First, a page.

I am a special needs mother. My child has disabilities that can't be seen. In an ideal world my child would have no more difficulties than a 'normal' child, but there are times that I wish that Zidanes difficulties were clear for everyone to see. You see, if you don't know me, you may see a terrible mother with a child she often can't manage. You nudge your friend in the supermarket and wonder why she wont take her screaming child off the floor, you roll your eyes when you hear his non-stop babble on public transport and ask why I don't shut him up. You don't understand that touching Zidane during a meltdown (caused by over stimulation) only makes him worse, and you don't see when Zidane hits himself saying "Im stupid - why cant I just shut up?". Even as you might chuckle as you read my update of what Zidane said on any given day, you don't see the little boy that has never been invited to a birthday party, that struggles to understand what his peers comprehend with ease or that is so confused by the world around him that he flits from uncontrollable anger to crying himself to sleep. Even trained professionals don't see the immense burden that we as a family go through living with a child with the difficulties Zidane faces. You didn't see the fight we had to go through to be acknowledged, you don't see the fight we continue to get help from medical professionals and the education system. You insist that my child needs a slap and that it is ME that is the problem. I don't want your sympathy, this is our journey, and in raising my ever so special boy my other children and I have learnt so much about ourselves and the world around us - we are different people - a better family, and at any rate I can give as good as I get, I pity the fool that rolls their eyes during one of Zidanes meltdowns, lol. Now, there ARE children that are spoilt and naughty, and that might have thrown themselves onto the floor in the supermarket because they weren't allowed to have a chocolate bar, im not asking you to become an expert in ADHD, ASD, ODD, GDD or anything else Zidane has to be able to diagnose and differentiate between them, I'm asking for a little tolerance - maybe you can not roll your eyes, or talk loudly about what you would do if it was your child, you only have to endure it for a really short amount of time - spare a thought for the mother and family for whom that is life.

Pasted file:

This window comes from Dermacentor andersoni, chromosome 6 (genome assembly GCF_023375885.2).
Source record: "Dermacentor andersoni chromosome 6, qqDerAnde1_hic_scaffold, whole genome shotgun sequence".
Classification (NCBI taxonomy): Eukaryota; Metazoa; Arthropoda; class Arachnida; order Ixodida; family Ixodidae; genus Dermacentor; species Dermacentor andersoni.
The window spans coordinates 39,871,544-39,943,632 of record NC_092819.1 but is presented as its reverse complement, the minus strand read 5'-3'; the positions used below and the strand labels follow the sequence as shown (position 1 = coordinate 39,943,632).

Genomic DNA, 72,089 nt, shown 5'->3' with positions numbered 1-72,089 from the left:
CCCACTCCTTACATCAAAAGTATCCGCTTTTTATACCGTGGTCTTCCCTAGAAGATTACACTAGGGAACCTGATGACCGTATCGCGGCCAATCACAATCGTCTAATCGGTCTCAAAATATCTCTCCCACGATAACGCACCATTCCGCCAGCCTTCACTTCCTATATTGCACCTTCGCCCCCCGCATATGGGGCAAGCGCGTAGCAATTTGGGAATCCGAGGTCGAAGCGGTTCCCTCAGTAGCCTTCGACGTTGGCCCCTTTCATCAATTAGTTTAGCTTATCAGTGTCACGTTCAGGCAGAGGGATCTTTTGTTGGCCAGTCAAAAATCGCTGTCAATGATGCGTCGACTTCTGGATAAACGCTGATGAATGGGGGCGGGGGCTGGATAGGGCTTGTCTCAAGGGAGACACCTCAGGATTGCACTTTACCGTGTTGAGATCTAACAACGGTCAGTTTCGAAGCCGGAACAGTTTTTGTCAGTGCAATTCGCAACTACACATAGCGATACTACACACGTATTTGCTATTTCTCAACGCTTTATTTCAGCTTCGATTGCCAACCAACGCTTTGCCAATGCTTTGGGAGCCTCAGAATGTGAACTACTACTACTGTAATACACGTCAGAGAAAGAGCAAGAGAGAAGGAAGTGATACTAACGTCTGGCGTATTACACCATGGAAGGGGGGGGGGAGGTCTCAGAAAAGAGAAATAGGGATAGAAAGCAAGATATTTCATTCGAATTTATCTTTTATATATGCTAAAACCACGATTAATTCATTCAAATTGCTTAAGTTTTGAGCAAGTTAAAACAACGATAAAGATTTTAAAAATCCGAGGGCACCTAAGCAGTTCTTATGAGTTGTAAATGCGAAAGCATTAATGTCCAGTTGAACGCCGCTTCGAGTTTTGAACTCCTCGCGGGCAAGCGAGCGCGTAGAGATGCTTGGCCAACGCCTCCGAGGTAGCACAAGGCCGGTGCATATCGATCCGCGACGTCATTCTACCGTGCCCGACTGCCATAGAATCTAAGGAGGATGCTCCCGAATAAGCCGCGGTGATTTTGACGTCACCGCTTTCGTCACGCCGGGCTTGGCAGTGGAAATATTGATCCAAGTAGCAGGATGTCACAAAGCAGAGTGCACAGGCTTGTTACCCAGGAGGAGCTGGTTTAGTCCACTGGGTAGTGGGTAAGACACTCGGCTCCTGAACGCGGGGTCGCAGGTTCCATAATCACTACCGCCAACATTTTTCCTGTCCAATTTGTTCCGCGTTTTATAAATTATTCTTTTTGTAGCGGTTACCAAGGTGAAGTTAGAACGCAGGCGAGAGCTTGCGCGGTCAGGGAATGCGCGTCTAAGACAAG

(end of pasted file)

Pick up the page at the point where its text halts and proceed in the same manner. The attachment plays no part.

I have a child with autism.
On April 2nd, my Facebook newsfeed was flooded with Autism Awareness posts - and at first, it warmed my heart. Deep down, I love the concept of autism awareness month, and every other awareness month or day for highlighting special needs to the public at large. I loved scrolling through my newsfeed and seeing 'friends' sharing pictures that they probably wouldn't have usually shared. I loved the fact that 'autism' didn't feel like a dirty word, and I didn't feel as though I was alone in talking about the condition that my son and my family live with daily.
But in reality, I hate it. I hate that people believe that clicking 'share' on a photo makes a difference, without them making an effort to educate themselves on what autism is, how it affects people and what they can do to help.
I hate the fact that amongst the 'share this to raise awareness' posts, there is no definite initiative to raise funds to support vulnerable people who desperately need help.
I hate the fact that monumental buildings were 'lit blue' to show support for autism awareness, but inside those buildings, none of the companies showed us an employee with autism, when it is proven that individuals with autism have an abundance of skills, traits and qualifications that are proven to be invaluable to work forces.
I hate the fact that parents and carers walk out of blue lit buildings, still fighting for flexible working hours, in order to earn a viable wage yet still care for their children.
I hate the fact that some of the same people that shared the posts and patted themselves on the backs for doing their part will still look down on the mother in the supermarket that cant control her child, not realising that that child might be having a meltdown.
I hate the talk of tolerance. I tolerate bad smells. My son isn't a bad smell to be covered up. My son won't go away.
Most of all, I hate the fact that autism awareness is not autism acceptance. Being aware that autism exists is not true acceptance of the differences that exist between neuro-typical individuals and those on the autism spectrum and accommodating those differences with respect.
I understand though, that change has to begin somewhere and hope that with each awareness day of each difference that we possess, we come closer to a genuine appreciation of the contributions that we all make towards to the human race.
Happy Autism appreciation month.